He mumbled something about being sure the client had already given someone else the job, and looked at me with such cold eyes then he just looked away.
I was shocked at his manner which was especially tasteless. The client was a friend of his, which was why the client asked me to use him for the job in the first place. Not to be deterred, I told him why I was there. I had brought another client of mine, a representative of one of the biggest multi-national corporations in the country. Perhaps he would like to have a talk with us, so we could talk him through what we needed from his company.
Once he heard the organisation my client represented, he was immediately different. Breezed over there like say na im sabi everything pass. He put on his best sales-man attitude, and he and his staff started fawning over my client. Watching people kiss-ass is always painful to watch. I just separated myself from the mix and browsed the store leisurely.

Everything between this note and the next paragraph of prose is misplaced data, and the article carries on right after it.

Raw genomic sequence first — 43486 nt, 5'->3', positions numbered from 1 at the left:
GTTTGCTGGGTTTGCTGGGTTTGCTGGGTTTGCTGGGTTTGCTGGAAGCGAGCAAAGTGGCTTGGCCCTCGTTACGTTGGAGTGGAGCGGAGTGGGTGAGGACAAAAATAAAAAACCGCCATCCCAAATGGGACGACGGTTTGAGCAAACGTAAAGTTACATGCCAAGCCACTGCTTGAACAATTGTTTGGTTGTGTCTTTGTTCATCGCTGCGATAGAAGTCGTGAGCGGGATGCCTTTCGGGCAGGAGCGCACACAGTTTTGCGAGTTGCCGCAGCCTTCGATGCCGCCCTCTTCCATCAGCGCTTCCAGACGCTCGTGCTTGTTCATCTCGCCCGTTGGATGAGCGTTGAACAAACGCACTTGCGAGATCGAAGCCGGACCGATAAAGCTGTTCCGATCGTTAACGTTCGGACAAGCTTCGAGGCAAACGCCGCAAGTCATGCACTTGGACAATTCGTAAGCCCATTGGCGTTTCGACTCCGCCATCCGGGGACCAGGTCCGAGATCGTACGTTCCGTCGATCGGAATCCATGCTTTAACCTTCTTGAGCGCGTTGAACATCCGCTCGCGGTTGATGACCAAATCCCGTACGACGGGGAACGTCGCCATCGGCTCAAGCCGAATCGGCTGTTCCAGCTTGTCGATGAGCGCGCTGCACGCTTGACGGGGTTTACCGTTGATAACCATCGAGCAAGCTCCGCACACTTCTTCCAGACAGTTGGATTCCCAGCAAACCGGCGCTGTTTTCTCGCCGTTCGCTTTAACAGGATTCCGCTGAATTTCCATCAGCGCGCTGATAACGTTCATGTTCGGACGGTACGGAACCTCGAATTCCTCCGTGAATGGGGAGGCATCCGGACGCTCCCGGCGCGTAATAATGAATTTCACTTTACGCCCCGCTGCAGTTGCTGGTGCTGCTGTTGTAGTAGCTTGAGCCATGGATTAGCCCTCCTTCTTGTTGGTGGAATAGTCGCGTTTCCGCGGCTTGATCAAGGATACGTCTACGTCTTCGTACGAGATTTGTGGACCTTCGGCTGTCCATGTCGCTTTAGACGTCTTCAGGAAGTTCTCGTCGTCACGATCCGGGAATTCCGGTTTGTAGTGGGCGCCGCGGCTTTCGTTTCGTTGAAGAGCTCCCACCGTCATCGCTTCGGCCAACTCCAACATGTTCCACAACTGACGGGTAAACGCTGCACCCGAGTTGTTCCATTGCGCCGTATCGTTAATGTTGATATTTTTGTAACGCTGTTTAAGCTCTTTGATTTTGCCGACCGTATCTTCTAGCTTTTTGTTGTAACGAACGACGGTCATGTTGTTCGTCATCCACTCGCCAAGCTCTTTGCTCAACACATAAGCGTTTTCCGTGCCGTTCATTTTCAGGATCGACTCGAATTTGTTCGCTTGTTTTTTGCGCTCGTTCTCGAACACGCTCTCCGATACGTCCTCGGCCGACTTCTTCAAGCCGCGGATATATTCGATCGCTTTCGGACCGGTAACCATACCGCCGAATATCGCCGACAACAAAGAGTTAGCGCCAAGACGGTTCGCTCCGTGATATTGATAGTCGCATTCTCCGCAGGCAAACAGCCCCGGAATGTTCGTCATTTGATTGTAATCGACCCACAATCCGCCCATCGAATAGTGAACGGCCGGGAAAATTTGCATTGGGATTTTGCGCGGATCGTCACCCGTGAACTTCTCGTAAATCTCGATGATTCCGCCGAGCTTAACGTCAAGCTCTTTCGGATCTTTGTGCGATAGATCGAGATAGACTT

Now he began to grasp the scope of work. It is so huge that the contract for his department alone could easily bring his company tens of millions of naira. I noticed that he gave his contact to the client and tried dealing with him directly, but the client told him that he had to talk to me, as I was the designer, and that every aspect of production for the design had to pass through me. It was left to my judgement.